The data collected at each port of call and during each voyage is extensively used by ship officers and ship managers for monitoring different parameters such as carbon dioxide emission, fuel consumption of the ship, total distance travelled, time spent at sea etc.
Related Read: What is Noon Report On Ships and How Is It Prepared?
When a ship operator cancels a port of call, and the ship has to divert from the scheduled route not attending the assigned port or a series of ports due to various reason. This is called “Blank Sailing”.
If there are any cargoes to be loaded from that cancelled port, the company will be assigned another vessel to attend to that cargo. If the ship was to discharge any cargo in that port, the company might decide to unload it in the next port and arrange the transit from any other vessel depending upon the freight requirement of the cargo.
There can be several reasons for blank sailing, such as:
- Reduction in the capacity of a particular route may call to blank sailing for stabilising freight rates
- A ship is sold to another operator or went to off-hire
- The ship involved in accident or damage and needed urgent repair in a particular or nearest available port
- Union or other strikes in the port
- Vessel delayed due to bad weather, machinery trouble etc. leading to cancel of the specific port of call
- Non-availability of a berth in the port due to closure, repair, traffic etc.
Related Read: Understanding the Principles of Passage Planning
Port of Call or Port Call Optimisation
Port of Call or Port call Optimisation is the process of reducing the ship’s dwell time and improving utilisation of port facilities to the fullest. By doing this, the vessel will able to have a safe environmental impact and enhanced safety and security management for the port, terminals, ship manager and service providers.
Under the port call optimisation, different important information is exchanged between port and shipmaster in real-time, using satellite, internet connectivity, and electronic communication. Here, the port is considered as a combined organisation consisting of coastguards, customs authorities, port authorities, etc. and they communicate with each other and the ship to maintain a data system for efficient upcoming ship-port operation.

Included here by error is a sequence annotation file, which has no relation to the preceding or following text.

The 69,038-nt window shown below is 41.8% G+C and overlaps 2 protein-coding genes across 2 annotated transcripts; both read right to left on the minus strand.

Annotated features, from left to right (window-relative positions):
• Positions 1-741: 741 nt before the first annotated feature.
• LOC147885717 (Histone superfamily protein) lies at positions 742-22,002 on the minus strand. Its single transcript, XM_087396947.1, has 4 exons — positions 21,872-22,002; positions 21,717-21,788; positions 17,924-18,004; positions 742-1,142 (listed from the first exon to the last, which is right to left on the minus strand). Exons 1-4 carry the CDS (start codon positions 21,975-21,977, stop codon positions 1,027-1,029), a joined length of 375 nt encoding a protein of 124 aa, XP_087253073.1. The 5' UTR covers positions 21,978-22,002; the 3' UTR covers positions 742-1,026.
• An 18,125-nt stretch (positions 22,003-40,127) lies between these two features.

Different information is made available under Port Management Information Systems (PMIS) which is an integral part of port optimisation. E.g. of some critical information to be exchanged are –
• Name of the port
• Name of the terminal
• Name of the berth
• Availability of pilot at the pilot station
• New regulations introduced as per the local and international law
• Bollard capacity
• Tug requirement and availability
• Distance between bollard
• Material used for fendering
• Maximum speed in the channel or port
• Maximum allowable draft
• Weather – Presence of Ice, fog, swell, surge etc.
By having this information exchange interface available for shipmaster and ship managers, it will provide the following befits:
• Lower operating cost
• Lower cargo handling cost
• Safe and clean environment
• High standard of safety at the port
• Optimised port stay
• Reliable and optimised ship- port operation
Along with the boarding and disembarking of voyagers, at a shipping port, the requirements to sustain the voyagers and the crew is also loaded onto the vessels. This further adds to the indispensability of these port of call. Apart from these elaborations about a port of call, the interpretation of the term also includes a person’s intended pit-stop while undertaking a long recreational trip.
Ports form an indispensable component of the maritime domain. Without their presence, the whole aspect of maritime operations becomes redundant. Over the years, the development of technology has brought about a lot of improvements in the port sector, thereby adding to its import and credibility in its routine state-of-affairs.